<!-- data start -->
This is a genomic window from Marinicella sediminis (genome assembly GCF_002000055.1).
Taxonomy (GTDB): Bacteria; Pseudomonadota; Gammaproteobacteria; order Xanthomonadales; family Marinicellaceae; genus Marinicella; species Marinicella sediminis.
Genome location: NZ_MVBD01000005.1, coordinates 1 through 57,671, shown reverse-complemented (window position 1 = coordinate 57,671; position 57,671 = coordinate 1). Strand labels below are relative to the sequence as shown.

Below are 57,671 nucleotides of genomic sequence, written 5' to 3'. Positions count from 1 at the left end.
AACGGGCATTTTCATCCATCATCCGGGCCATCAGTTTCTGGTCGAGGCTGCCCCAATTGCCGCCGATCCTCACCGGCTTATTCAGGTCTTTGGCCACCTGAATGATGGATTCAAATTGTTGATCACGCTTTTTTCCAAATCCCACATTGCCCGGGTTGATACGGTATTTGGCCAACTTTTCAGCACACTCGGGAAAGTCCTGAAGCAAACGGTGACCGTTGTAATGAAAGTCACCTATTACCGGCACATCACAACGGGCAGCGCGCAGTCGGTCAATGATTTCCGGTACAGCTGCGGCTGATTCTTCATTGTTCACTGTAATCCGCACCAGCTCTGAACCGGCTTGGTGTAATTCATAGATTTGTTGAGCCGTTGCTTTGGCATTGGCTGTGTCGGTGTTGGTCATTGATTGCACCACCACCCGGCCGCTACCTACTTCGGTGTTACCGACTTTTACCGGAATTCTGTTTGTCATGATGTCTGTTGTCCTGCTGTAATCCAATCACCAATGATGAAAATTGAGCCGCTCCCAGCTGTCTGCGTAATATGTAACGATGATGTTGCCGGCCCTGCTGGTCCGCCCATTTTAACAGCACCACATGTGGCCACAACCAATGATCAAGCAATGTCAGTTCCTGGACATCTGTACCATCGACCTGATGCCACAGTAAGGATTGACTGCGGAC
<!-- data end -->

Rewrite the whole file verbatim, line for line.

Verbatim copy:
This is a genomic window from Marinicella sediminis (genome assembly GCF_002000055.1).
Taxonomy (GTDB): Bacteria; Pseudomonadota; Gammaproteobacteria; order Xanthomonadales; family Marinicellaceae; genus Marinicella; species Marinicella sediminis.
Genome location: NZ_MVBD01000005.1, coordinates 1 through 57,671, shown reverse-complemented (window position 1 = coordinate 57,671; position 57,671 = coordinate 1). Strand labels below are relative to the sequence as shown.

Below are 57,671 nucleotides of genomic sequence, written 5' to 3'. Positions count from 1 at the left end.
AACGGGCATTTTCATCCATCATCCGGGCCATCAGTTTCTGGTCGAGGCTGCCCCAATTGCCGCCGATCCTCACCGGCTTATTCAGGTCTTTGGCCACCTGAATGATGGATTCAAATTGTTGATCACGCTTTTTTCCAAATCCCACATTGCCCGGGTTGATACGGTATTTGGCCAACTTTTCAGCACACTCGGGAAAGTCCTGAAGCAAACGGTGACCGTTGTAATGAAAGTCACCTATTACCGGCACATCACAACGGGCAGCGCGCAGTCGGTCAATGATTTCCGGTACAGCTGCGGCTGATTCTTCATTGTTCACTGTAATCCGCACCAGCTCTGAACCGGCTTGGTGTAATTCATAGATTTGTTGAGCCGTTGCTTTGGCATTGGCTGTGTCGGTGTTGGTCATTGATTGCACCACCACCCGGCCGCTACCTACTTCGGTGTTACCGACTTTTACCGGAATTCTGTTTGTCATGATGTCTGTTGTCCTGCTGTAATCCAATCACCAATGATGAAAATTGAGCCGCTCCCAGCTGTCTGCGTAATATGTAACGATGATGTTGCCGGCCCTGCTGGTCCGCCCATTTTAACAGCACCACATGTGGCCACAACCAATGATCAAGCAATGTCAGTTCCTGGACATCTGTACCATCGACCTGATGCCACAGTAAGGATTGACTGCGGAC